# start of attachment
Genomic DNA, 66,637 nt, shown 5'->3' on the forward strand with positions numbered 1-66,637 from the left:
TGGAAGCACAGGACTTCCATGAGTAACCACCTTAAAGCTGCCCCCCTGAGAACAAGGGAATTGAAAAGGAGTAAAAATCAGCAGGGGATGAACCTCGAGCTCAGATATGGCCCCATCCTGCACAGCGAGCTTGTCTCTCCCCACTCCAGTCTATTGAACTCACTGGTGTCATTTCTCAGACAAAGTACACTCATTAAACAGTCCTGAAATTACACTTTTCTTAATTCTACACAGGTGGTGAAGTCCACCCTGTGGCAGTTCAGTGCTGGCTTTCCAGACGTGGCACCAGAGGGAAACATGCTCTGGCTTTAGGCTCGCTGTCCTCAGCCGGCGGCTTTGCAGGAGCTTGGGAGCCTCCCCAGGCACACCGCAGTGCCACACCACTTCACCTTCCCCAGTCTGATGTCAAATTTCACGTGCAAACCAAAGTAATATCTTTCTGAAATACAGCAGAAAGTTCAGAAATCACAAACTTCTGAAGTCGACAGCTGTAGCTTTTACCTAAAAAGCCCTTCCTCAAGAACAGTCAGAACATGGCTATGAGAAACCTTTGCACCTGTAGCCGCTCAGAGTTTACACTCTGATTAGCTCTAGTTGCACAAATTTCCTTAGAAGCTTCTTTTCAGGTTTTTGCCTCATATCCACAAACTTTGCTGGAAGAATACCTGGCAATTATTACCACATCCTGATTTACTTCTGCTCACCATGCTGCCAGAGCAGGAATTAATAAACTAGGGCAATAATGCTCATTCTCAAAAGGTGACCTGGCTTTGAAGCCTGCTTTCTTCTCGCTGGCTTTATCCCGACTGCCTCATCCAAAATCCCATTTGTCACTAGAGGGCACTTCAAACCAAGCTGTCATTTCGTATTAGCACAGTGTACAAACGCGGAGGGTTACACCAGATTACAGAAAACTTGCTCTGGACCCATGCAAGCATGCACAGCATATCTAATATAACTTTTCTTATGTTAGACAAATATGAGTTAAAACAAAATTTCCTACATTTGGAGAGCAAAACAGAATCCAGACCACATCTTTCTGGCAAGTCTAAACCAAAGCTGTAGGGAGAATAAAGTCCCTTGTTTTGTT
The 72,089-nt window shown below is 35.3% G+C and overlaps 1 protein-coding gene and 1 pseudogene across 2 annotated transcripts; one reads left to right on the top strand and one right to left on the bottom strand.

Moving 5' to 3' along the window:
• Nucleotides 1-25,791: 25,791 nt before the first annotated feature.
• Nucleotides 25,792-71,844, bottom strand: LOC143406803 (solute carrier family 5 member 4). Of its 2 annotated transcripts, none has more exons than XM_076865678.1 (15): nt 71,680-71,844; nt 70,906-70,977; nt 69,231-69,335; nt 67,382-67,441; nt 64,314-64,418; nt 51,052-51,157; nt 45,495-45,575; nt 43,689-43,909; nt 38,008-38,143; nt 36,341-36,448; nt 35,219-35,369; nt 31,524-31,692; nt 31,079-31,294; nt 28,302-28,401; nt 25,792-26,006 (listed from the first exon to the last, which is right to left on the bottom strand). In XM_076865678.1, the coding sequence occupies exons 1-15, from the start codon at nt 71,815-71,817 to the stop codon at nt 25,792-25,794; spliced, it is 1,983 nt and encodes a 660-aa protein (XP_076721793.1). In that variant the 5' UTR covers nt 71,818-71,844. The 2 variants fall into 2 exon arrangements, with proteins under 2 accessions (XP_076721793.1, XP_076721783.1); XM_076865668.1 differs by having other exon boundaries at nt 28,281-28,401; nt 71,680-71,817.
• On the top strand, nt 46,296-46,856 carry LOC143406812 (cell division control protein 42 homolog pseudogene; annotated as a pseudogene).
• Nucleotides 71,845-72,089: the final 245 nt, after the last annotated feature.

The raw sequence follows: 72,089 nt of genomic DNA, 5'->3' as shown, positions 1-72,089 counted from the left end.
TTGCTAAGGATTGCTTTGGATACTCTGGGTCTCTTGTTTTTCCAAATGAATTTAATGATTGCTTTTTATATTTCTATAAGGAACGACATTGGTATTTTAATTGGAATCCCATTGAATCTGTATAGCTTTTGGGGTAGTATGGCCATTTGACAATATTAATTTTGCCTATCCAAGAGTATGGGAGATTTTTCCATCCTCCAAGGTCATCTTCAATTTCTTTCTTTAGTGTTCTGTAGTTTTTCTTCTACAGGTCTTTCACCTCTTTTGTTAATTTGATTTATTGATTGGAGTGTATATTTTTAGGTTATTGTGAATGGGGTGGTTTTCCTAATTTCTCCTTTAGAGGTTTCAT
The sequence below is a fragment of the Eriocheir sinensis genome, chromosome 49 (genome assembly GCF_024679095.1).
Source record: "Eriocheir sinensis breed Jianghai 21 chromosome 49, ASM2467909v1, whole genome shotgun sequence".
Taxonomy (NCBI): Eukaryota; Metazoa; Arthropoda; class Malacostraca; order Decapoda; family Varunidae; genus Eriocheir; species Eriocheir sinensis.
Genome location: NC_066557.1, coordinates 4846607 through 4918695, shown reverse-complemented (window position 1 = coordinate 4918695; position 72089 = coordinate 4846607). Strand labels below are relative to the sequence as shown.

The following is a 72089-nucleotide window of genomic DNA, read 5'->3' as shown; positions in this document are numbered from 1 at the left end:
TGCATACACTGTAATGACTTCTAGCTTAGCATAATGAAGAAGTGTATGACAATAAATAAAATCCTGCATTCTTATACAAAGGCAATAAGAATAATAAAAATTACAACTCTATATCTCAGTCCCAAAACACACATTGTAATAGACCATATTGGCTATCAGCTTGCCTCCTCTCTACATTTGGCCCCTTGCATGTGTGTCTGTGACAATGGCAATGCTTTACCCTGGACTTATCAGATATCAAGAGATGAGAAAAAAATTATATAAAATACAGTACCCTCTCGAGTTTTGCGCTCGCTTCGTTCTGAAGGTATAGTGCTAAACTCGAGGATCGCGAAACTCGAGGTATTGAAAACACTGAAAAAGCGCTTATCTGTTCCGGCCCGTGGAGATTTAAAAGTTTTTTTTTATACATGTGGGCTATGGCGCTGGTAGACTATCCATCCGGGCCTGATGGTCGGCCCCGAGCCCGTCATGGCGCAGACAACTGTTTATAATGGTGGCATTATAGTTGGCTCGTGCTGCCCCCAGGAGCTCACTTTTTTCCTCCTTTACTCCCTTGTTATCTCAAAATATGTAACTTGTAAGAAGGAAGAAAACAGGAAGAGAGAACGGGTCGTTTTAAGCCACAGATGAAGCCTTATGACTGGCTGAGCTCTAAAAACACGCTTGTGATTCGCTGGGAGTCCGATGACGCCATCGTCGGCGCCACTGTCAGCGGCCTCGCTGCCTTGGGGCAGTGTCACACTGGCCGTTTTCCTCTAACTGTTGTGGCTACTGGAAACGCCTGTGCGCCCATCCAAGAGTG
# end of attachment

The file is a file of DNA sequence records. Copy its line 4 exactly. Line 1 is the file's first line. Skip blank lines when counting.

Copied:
Moving 5' to 3' along the window: